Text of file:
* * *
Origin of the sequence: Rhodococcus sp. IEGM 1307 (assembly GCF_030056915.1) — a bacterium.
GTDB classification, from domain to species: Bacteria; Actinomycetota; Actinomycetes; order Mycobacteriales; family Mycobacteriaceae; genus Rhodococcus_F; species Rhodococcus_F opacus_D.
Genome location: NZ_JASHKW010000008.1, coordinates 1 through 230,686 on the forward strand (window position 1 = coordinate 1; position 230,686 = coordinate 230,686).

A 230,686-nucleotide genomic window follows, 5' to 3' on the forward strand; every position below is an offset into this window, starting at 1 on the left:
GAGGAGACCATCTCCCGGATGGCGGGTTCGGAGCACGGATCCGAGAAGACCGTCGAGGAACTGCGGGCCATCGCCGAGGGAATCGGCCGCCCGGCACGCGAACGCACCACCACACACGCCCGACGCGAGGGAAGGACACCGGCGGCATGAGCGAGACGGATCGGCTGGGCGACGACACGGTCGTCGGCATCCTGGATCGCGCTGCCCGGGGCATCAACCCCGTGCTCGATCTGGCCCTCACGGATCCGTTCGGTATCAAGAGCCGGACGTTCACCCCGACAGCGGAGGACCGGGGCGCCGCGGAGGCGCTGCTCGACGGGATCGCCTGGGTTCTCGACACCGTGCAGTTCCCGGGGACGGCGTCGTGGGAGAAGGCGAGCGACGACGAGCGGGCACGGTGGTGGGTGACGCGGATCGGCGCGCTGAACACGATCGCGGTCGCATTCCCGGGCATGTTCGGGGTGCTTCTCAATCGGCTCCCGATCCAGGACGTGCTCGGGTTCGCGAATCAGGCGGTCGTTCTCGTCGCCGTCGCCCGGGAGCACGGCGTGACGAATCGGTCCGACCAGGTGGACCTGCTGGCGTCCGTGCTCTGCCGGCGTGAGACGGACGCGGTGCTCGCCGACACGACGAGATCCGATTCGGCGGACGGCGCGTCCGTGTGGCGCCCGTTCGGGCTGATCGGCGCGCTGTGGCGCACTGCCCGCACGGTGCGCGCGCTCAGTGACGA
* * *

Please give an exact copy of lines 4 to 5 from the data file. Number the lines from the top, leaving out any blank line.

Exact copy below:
A 230,686-nucleotide genomic window follows, 5' to 3' on the forward strand; every position below is an offset into this window, starting at 1 on the left:
GAGGAGACCATCTCCCGGATGGCGGGTTCGGAGCACGGATCCGAGAAGACCGTCGAGGAACTGCGGGCCATCGCCGAGGGAATCGGCCGCCCGGCACGCGAACGCACCACCACACACGCCCGACGCGAGGGAAGGACACCGGCGGCATGAGCGAGACGGATCGGCTGGGCGACGACACGGTCGTCGGCATCCTGGATCGCGCTGCCCGGGGCATCAACCCCGTGCTCGATCTGGCCCTCACGGATCCGTTCGGTATCAAGAGCCGGACGTTCACCCCGACAGCGGAGGACCGGGGCGCCGCGGAGGCGCTGCTCGACGGGATCGCCTGGGTTCTCGACACCGTGCAGTTCCCGGGGACGGCGTCGTGGGAGAAGGCGAGCGACGACGAGCGGGCACGGTGGTGGGTGACGCGGATCGGCGCGCTGAACACGATCGCGGTCGCATTCCCGGGCATGTTCGGGGTGCTTCTCAATCGGCTCCCGATCCAGGACGTGCTCGGGTTCGCGAATCAGGCGGTCGTTCTCGTCGCCGTCGCCCGGGAGCACGGCGTGACGAATCGGTCCGACCAGGTGGACCTGCTGGCGTCCGTGCTCTGCCGGCGTGAGACGGACGCGGTGCTCGCCGACACGACGAGATCCGATTCGGCGGACGGCGCGTCCGTGTGGCGCCCGTTCGGGCTGATCGGCGCGCTGTGGCGCACTGCCCGCACGGTGCGCGCGCTCAGTGACGA